First selection of debut films announced
The Imagine Film Festival, which will take place from 12 to 22 April in EYE, Amsterdam, pays close attention to up-and-coming film talent. The selection for 2017 currently includes no less than fourteen feature film debuts from five different countries.
Prior editions of the festival have confirmed that Imagine has a keen eye for new talent: three of the four audience award winners were debut films. That offers bright prospects to the fourteen debut films that Imagine has selected to date.
There are two animation films in the selection: the hand-drawn Nova Seed, in which humanity has to rescue the world from Mad Doctor Mindskull, and the exuberant coming-of-age fantasy My Entire High School Sinking Into the Sea, in which a high school slowly disappears into the sea after an earthquake (with voices by Lena Dunham and Jason Schwartzman, amongst others). Another coming-of-age fantasy is the Australian Girl Asleep, about Greta, who is hurled into a parallel world on her 15th birthday. Also from Australia is The Death and Life of Otto Bloom, about a man who experiences time backwards and only remembers the future.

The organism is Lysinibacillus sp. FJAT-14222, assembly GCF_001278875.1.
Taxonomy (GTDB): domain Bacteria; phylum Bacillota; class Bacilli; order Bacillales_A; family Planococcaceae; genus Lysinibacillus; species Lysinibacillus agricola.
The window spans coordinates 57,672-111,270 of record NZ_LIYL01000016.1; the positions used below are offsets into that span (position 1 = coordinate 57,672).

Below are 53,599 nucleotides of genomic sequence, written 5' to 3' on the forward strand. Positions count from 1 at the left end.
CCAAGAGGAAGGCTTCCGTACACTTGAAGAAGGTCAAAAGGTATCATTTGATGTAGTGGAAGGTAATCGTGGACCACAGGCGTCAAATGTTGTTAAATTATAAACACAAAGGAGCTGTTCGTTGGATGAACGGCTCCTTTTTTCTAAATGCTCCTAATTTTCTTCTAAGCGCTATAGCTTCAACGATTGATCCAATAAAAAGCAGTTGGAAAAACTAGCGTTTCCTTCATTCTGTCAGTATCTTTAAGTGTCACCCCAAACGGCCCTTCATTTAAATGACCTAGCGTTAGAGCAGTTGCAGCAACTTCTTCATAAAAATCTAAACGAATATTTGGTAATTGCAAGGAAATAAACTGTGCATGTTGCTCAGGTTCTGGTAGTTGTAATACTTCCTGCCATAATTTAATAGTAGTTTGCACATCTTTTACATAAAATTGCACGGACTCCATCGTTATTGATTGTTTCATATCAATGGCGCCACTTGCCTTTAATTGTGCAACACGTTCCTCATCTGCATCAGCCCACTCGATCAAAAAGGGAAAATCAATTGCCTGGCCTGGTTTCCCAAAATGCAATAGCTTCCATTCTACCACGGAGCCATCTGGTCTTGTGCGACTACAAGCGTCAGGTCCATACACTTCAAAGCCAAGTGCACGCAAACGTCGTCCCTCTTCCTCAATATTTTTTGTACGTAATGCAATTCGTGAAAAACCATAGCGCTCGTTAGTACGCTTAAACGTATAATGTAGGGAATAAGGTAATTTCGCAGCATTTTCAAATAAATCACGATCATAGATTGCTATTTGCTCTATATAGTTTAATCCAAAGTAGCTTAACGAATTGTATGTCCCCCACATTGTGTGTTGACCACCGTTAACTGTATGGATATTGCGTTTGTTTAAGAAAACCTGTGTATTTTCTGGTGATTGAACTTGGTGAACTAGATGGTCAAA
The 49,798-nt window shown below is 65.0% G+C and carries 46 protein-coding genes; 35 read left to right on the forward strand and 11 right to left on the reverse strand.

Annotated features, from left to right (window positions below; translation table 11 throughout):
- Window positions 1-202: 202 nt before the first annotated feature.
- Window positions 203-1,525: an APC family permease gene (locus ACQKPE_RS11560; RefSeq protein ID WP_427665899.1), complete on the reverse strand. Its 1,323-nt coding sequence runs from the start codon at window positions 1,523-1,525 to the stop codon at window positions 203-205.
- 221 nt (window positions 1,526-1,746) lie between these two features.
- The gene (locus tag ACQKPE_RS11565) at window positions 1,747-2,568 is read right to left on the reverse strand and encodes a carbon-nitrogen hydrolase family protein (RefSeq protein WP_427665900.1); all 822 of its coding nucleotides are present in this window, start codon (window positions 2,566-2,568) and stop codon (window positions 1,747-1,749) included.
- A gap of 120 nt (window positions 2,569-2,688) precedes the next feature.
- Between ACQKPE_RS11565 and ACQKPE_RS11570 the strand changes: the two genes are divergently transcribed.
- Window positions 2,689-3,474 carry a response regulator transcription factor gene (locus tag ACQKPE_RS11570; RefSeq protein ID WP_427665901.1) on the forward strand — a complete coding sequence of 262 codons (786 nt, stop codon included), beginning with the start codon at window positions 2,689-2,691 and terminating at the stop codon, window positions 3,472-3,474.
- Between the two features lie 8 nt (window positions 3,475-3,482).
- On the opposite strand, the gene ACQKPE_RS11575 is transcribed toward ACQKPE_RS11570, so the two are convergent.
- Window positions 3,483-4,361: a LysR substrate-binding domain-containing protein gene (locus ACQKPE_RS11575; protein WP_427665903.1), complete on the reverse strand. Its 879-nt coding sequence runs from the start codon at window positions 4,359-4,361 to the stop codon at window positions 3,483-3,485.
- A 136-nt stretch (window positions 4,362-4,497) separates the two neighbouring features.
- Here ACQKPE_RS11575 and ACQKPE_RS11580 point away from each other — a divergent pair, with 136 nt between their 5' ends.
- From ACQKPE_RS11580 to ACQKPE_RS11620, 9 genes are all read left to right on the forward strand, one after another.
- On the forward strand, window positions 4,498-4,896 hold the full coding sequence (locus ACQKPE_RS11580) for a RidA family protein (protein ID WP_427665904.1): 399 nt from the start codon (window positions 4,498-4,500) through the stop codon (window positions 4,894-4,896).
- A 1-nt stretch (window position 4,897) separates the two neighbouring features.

There are also three American indie dramas with a fantastic edge. In Man Underground, a lonely man makes a film about himself. The Transfiguration is about a boy in an impoverished neighbourhood who turns out to be a vampire. And in Always Shine, two actresses provide their rivalry with a new twist. In addition, there are the festival favourites: Are We Not Cats, with outsiders who eat their own hair, The Eyes of My Mother, about a girl who processes the death of her mother in her very own way, and The Greasy Strangler, the most disgusting film of Imagine 2017 for the time being.
Strong debut films can be found elsewhere in the world as well: the Hungarian Loop combines time travel with a critical view on our society. The Irish-British K-Shop wraps its criticism on society in a fascinating cannibal film. We also show that other cannibal film and the horror sensation: Raw. Things are significantly calmer in the absurdist Aloys, in which a lonely detective becomes embroiled in a phone game.